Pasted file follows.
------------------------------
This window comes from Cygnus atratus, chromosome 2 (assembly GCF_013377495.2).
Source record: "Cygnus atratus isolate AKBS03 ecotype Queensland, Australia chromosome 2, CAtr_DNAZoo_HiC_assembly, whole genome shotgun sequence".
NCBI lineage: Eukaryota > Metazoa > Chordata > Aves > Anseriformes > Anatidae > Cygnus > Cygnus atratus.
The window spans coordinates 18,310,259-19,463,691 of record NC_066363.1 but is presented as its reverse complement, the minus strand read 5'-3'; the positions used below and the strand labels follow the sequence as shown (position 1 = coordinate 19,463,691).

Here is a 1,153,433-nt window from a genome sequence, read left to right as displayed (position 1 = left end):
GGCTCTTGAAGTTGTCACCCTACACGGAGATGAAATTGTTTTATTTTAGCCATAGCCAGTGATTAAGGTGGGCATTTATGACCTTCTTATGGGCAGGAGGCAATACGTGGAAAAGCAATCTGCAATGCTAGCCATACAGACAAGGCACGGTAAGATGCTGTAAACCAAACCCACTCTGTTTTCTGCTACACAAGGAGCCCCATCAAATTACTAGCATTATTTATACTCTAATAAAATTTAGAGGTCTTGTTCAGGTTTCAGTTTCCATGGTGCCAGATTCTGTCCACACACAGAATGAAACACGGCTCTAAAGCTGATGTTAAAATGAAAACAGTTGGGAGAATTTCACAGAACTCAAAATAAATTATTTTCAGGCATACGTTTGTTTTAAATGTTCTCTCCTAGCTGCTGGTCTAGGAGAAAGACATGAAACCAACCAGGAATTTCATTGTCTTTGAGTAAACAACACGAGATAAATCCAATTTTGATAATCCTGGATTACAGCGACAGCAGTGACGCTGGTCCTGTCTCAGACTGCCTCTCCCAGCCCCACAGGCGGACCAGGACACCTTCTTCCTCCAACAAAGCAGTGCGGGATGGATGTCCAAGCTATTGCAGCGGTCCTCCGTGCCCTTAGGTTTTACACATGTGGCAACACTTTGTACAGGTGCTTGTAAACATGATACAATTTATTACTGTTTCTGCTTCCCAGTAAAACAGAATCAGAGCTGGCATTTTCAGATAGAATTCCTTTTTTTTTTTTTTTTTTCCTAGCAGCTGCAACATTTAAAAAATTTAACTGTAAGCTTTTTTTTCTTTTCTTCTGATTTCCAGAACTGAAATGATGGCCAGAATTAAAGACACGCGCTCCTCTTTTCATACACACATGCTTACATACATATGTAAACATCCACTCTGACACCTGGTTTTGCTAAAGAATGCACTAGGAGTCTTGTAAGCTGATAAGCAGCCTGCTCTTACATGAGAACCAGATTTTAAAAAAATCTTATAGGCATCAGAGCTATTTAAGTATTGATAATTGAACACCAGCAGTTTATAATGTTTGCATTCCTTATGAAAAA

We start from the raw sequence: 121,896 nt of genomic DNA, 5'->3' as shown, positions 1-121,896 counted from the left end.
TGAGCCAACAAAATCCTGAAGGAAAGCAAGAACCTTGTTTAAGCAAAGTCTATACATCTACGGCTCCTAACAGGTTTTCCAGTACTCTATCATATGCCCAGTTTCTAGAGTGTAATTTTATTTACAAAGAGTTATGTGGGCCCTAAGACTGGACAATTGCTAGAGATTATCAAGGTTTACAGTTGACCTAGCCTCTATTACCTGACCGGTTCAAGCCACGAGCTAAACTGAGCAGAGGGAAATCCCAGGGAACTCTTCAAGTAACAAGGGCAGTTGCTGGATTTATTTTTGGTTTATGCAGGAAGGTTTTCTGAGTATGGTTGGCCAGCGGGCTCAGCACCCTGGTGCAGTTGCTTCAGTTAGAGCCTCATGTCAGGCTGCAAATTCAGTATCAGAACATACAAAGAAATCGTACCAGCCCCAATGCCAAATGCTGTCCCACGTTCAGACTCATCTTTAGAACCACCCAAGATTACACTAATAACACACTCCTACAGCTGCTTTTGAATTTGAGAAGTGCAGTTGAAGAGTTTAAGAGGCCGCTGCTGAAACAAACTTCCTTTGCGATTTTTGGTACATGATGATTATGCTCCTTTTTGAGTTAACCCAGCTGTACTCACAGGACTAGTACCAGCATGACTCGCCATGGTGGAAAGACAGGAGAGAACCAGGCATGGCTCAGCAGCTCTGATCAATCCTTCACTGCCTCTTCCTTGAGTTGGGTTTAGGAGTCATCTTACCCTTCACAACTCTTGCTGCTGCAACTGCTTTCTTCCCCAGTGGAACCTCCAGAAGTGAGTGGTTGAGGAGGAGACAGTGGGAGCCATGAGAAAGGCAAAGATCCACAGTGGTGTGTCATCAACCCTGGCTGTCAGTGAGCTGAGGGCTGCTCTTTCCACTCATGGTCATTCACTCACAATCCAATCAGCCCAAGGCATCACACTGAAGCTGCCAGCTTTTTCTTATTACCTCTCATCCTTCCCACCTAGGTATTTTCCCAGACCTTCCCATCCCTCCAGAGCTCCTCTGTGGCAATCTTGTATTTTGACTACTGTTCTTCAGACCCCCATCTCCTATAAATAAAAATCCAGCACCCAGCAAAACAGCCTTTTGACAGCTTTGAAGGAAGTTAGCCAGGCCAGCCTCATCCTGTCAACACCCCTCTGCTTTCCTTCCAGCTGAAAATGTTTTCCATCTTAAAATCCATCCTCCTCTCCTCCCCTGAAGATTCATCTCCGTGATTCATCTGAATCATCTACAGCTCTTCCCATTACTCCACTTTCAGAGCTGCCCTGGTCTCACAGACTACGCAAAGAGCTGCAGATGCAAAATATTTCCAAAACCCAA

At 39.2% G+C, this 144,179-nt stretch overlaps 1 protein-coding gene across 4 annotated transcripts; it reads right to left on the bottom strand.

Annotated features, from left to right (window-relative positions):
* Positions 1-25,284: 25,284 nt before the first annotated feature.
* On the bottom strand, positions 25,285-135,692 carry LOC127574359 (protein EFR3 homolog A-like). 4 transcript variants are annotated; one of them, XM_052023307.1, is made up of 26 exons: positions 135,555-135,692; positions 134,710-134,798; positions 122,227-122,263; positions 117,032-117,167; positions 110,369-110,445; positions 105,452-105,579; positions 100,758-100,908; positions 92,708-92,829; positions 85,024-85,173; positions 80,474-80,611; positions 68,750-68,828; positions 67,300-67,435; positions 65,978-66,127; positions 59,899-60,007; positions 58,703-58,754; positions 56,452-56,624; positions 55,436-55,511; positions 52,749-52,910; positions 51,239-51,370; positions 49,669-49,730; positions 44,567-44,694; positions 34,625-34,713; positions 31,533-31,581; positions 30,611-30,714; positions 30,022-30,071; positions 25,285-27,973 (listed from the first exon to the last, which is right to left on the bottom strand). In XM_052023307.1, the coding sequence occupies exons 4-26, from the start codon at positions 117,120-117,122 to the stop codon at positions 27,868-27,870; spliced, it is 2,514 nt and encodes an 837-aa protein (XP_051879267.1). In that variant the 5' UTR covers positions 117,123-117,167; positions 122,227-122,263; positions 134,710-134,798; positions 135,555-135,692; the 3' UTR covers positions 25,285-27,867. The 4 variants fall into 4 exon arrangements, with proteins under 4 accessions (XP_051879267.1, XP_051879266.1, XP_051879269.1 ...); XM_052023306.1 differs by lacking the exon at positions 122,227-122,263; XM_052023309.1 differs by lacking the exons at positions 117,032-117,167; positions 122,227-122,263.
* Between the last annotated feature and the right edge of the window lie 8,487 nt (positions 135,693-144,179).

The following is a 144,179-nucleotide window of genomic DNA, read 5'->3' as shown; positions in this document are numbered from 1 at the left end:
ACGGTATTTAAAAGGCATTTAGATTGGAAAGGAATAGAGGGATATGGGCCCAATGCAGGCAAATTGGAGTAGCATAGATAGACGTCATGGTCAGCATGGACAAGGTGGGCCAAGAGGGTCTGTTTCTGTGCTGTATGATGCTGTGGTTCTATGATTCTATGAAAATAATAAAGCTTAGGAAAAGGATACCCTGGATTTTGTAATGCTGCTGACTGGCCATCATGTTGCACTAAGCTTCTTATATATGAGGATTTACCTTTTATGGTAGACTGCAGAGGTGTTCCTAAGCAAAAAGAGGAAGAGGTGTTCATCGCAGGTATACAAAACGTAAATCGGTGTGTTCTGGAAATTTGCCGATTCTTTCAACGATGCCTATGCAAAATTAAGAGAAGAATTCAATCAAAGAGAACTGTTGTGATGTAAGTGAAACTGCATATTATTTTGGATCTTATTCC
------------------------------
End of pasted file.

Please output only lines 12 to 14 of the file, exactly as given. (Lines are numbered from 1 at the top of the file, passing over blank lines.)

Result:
* On the bottom strand, positions 25,285-135,692 carry LOC127574359 (protein EFR3 homolog A-like). 4 transcript variants are annotated; one of them, XM_052023307.1, is made up of 26 exons: positions 135,555-135,692; positions 134,710-134,798; positions 122,227-122,263; positions 117,032-117,167; positions 110,369-110,445; positions 105,452-105,579; positions 100,758-100,908; positions 92,708-92,829; positions 85,024-85,173; positions 80,474-80,611; positions 68,750-68,828; positions 67,300-67,435; positions 65,978-66,127; positions 59,899-60,007; positions 58,703-58,754; positions 56,452-56,624; positions 55,436-55,511; positions 52,749-52,910; positions 51,239-51,370; positions 49,669-49,730; positions 44,567-44,694; positions 34,625-34,713; positions 31,533-31,581; positions 30,611-30,714; positions 30,022-30,071; positions 25,285-27,973 (listed from the first exon to the last, which is right to left on the bottom strand). In XM_052023307.1, the coding sequence occupies exons 4-26, from the start codon at positions 117,120-117,122 to the stop codon at positions 27,868-27,870; spliced, it is 2,514 nt and encodes an 837-aa protein (XP_051879267.1). In that variant the 5' UTR covers positions 117,123-117,167; positions 122,227-122,263; positions 134,710-134,798; positions 135,555-135,692; the 3' UTR covers positions 25,285-27,867. The 4 variants fall into 4 exon arrangements, with proteins under 4 accessions (XP_051879267.1, XP_051879266.1, XP_051879269.1 ...); XM_052023306.1 differs by lacking the exon at positions 122,227-122,263; XM_052023309.1 differs by lacking the exons at positions 117,032-117,167; positions 122,227-122,263.
* Between the last annotated feature and the right edge of the window lie 8,487 nt (positions 135,693-144,179).

The following is a 144,179-nucleotide window of genomic DNA, read 5'->3' as shown; positions in this document are numbered from 1 at the left end: